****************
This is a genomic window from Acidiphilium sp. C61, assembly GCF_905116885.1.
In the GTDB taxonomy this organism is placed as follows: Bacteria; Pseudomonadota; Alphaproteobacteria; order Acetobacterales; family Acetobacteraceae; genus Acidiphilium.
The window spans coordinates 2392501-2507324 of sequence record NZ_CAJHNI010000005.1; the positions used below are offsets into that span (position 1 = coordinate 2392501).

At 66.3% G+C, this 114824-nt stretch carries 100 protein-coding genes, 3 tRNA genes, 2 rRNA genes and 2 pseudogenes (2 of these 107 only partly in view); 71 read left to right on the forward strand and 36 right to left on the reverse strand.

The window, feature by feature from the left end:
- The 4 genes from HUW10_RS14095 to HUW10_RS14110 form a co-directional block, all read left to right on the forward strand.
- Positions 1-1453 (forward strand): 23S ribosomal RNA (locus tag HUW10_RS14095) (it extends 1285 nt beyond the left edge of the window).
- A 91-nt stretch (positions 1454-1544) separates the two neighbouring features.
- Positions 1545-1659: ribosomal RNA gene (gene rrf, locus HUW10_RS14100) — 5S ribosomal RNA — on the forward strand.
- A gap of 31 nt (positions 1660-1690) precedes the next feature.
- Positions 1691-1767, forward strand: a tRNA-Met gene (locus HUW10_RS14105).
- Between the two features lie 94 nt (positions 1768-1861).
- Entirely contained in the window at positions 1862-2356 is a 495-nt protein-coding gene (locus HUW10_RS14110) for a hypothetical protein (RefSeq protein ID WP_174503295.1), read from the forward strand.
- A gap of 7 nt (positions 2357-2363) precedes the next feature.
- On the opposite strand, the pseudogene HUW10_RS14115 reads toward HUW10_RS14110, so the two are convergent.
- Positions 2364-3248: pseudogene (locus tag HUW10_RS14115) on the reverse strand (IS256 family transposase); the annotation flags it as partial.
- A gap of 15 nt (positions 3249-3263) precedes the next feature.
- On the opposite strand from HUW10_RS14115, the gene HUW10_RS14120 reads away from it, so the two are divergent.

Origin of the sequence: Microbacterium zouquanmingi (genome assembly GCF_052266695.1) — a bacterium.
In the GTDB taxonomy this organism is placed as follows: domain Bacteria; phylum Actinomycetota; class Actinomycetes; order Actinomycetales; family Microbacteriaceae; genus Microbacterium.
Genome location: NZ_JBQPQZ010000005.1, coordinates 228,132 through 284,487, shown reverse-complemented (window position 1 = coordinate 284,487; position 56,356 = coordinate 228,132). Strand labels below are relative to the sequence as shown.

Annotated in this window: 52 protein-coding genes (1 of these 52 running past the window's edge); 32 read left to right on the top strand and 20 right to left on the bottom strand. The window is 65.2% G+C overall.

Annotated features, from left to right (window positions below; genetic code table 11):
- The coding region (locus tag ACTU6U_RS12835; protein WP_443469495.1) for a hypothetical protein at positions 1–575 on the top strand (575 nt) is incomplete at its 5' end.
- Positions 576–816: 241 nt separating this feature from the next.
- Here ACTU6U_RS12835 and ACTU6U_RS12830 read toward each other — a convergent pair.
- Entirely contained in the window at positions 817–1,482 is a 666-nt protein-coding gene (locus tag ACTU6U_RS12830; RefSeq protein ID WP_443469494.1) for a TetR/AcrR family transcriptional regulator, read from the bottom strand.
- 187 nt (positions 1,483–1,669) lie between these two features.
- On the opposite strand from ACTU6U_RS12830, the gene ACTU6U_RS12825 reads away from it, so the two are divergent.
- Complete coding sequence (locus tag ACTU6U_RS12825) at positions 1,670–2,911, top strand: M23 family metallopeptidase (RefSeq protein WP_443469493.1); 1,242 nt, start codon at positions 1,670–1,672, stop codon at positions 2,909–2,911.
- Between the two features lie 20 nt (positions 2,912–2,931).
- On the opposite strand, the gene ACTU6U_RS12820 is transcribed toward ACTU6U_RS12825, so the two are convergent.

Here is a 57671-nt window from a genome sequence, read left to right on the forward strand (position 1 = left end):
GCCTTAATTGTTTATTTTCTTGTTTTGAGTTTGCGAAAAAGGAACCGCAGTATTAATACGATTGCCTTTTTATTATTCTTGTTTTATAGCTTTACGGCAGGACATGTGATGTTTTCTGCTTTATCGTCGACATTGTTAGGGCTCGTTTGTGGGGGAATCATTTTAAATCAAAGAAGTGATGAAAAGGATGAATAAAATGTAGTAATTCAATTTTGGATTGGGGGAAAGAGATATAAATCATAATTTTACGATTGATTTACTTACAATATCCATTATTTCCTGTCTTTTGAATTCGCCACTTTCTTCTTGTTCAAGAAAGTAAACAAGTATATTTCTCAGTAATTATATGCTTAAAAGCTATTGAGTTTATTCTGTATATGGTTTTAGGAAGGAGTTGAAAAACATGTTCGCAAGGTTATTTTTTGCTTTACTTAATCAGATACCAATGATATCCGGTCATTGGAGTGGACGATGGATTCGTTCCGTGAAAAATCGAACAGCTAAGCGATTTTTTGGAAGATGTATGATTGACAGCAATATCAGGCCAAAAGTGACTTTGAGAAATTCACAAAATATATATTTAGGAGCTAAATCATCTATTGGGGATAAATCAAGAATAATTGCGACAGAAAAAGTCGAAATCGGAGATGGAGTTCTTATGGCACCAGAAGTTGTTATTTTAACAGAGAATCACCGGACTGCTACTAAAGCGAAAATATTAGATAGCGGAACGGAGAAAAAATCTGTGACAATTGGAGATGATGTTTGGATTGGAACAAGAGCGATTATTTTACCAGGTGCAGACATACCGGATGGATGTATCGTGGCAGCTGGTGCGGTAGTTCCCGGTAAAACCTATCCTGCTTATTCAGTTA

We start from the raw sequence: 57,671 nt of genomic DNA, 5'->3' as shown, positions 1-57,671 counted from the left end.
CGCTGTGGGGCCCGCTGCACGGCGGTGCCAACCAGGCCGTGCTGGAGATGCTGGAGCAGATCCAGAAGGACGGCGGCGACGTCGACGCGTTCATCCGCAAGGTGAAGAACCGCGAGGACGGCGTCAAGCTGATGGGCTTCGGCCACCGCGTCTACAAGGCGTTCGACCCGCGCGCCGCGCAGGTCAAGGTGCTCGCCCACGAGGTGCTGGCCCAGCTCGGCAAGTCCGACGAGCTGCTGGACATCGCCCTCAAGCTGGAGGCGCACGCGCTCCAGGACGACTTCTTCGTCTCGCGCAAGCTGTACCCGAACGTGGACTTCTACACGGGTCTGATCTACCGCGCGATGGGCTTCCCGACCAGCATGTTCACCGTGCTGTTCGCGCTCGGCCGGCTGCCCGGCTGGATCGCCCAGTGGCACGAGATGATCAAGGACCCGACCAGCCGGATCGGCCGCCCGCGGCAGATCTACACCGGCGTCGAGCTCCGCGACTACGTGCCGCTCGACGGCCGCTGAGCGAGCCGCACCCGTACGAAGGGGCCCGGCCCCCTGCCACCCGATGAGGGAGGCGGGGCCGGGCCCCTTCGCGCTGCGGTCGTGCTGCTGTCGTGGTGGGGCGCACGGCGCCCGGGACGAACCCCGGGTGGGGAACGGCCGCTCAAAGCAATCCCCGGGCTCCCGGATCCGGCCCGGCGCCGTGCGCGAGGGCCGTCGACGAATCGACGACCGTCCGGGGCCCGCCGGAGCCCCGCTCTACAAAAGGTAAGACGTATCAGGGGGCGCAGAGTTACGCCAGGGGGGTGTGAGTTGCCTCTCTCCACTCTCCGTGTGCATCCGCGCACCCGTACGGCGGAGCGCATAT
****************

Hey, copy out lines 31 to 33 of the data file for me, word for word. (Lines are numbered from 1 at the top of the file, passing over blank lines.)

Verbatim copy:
- Between the two features lie 20 nt (positions 2,912–2,931).
- On the opposite strand, the gene ACTU6U_RS12820 is transcribed toward ACTU6U_RS12825, so the two are convergent.

Here is a 57671-nt window from a genome sequence, read left to right on the forward strand (position 1 = left end):